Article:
Are you Feeling Hopeless?

Depression is something that many of us may face in our lifetimes. I work to integrate a nutrient-rich diet filled with healthful foods to assist in combating the effects of depression.


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  • Do you feel like a disappointment?

  • Does life seem harder than you feel it should be?

  • Are you feeling sad more days than not?

  • Is every day a struggle?

  • Do you have to “fake” feeling normal”?

  • Does life not excite you?

  • Do you feel detached and numb?

  • Are you irritable often?

  • Are you constantly blaming yourself?

Many key factors affect mood regarding food. For example, when we experience certain nutritional deficiencies, our brains lose the ability to work to their fullest. As a result, moods can be negatively altered, and the human body cannot grow and repair itself satisfactorily. On the other hand, when the body and mind are adequately and consistently nourished, the brain will naturally produce chemicals that help in the fight against depression.

Signs & Symptoms of Depression

  • Sleeping issues
  • Feeling teary or crying
  • Feeling empty or numb, angry, or irritable
  • Losing motivation
  • Isolating yourself
  • Feeling empty or sad but not sure why
  • Feeling useless or worthless
  • Feeling fatigued even when you’re rested

When people seek help for depression, approximately 60% don’t fully benefit from talk therapy, and 30% don’t find sufficient relief from medications. Overall, diet quality is often a contributing

factor for both, and integrating nutrition therapy can improve depression. Nutrition counseling combined with psychotherapy produces better outcomes than just medication or psychotherapy alone.

Many nutrition-related diseases are a common predisposing problem in patients with depression. For example, insulin resistance and diabetes, cardiovascular disease, autoimmune disease, chronic pain, chronic inflammatory disease, allergic disorders, and liver disease can affect brain health. An integrated diet-nutrient program can reduce and correct these nutrition-related diseases and relieve long-term depression.

Lifestyle choices can have a significant effect on mental health. For example, poor food choices can aggravate the symptoms associated with both depression and anxiety. And conversely, making positive changes to how you lead your life can speed recovery.

Excessive caffeine and alcohol intake and cigarette smoking can lead to depression. Regular physical exercise helps to reduce chronic depression.

  • Little or no physical exercise can lead to poor mood
  • Excessive caffeine can impact sleep and mood
  • Poor diet and excess weight can lower your mood can affect the way you feel about yourself
  • Not getting enough sleep is both a symptom and cause of depression
  • Personal conflicts and relationship problems can trigger depression
  • Working too hard can cause stress and impact relationships at home

Alcohol and recreational drugs are mood-altering substances that can increase your risk of developing serious depression.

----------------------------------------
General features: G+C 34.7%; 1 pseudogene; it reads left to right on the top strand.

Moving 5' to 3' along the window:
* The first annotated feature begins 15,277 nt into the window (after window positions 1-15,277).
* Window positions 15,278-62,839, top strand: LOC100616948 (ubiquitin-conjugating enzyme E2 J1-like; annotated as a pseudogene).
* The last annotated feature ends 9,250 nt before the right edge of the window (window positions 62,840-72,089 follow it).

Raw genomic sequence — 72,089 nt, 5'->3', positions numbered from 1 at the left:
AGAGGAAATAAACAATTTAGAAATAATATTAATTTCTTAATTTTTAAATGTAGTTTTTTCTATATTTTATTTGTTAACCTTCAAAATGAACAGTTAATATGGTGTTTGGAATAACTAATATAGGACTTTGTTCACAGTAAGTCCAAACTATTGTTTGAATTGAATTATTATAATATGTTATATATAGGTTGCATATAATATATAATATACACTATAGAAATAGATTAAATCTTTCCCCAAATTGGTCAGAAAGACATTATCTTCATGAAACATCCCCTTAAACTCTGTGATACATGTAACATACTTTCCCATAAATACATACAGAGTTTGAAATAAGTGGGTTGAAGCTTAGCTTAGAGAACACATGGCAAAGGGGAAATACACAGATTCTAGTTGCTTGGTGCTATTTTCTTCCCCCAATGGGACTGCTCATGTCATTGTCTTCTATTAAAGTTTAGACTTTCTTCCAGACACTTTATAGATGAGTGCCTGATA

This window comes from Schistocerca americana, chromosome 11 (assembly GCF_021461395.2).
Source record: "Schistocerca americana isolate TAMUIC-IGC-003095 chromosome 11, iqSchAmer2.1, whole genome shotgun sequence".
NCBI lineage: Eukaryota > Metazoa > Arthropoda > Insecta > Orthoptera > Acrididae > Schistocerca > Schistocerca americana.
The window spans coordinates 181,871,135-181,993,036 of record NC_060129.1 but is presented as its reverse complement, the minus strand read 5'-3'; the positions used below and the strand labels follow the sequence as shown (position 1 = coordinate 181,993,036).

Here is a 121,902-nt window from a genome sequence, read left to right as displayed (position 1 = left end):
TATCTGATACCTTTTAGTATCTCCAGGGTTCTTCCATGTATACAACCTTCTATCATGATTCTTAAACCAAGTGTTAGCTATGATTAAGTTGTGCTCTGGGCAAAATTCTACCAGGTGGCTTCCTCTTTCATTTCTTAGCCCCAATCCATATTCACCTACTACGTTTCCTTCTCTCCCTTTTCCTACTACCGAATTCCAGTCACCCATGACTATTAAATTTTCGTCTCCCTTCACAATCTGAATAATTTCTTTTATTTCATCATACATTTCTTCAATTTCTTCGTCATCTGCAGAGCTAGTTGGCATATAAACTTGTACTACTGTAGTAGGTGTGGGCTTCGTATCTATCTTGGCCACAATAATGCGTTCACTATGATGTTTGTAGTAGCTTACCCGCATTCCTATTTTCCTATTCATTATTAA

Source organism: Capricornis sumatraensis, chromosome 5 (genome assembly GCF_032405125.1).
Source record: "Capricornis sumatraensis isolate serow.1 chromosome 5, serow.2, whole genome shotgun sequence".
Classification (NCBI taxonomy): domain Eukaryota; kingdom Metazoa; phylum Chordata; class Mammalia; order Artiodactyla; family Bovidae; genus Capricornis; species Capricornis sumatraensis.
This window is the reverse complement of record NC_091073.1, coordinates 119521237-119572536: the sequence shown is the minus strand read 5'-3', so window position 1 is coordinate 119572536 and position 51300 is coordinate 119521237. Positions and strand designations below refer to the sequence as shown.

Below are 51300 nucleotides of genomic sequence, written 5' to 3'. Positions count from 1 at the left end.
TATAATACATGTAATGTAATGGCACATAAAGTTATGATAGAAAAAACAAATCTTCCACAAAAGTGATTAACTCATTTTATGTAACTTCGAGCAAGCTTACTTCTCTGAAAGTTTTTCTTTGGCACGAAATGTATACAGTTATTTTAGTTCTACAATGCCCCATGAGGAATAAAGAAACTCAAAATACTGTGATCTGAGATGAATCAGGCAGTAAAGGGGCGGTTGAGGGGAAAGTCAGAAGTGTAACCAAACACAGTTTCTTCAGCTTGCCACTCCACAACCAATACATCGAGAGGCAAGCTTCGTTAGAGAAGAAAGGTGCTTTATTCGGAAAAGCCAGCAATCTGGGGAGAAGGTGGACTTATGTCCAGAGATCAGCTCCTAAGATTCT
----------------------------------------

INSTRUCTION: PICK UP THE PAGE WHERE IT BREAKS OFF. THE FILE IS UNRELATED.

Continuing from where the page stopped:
• Drink coffee and alcohol in moderation, and avoid illicit drugs
  • Take regular exercise to keep fit and maintain a healthy diet
  • Make an effort to get along with and help others, which will improve your mood
  • Make sure you get at least eight hours of sleep each night
  • Maintain a sensible work-life balance and make time for friends and family

Alcohol can lead to impulsive behavior, and there is a known link between alcohol and suicide. And alcohol can exacerbate anxiety attacks. Drinking alcohol may negate the benefits of antidepressant medication, and it might be unsafe to take them simultaneously. 

Preliminary research strongly suggests that having a poor diet can make you more vulnerable to depression. Nutrient insufficiency is frequently present in patients with depressive illnesses. In addition, ultra-processed foods or too many high glycemic index (GI) foods can result in
fluctuating blood sugar and mood swings. A person whose diet is high in processed meat, chocolates, sweet desserts, fried food, refined cereals, and high-fat dairy products is more likely to develop depression. High dietary saturated fat versus essential fatty acid intake, food allergy reactions particularly involving gluten intolerance, and milk and yeast allergies are strongly associated with depressive illness.

Fortunately, simply changing to a healthy diet that includes fresh fruits and vegetables, low and moderate GI foods, and fish can reduce the likelihood of developing depression and reduce or eliminate depressive symptoms.

A Nutrition Counseling approach investigates the disturbances in body chemistry caused by nutritional imbalance resulting from improper diet, food sensitivity reactions, gastrointestinal dysfunction, inflammation, and toxic environmental agents contributing to the patient’s illness. Once identified, nutritional balance can be restored with informed dietary and nutrient supplement protocols, integrated with ongoing medical treatment to improve patient health outcomes.

When a person’s diet is deficient in some of these nutrients, neurotransmitters aren’t made correctly or don’t get what they need to function properly, and various emotional and mental disorders can result.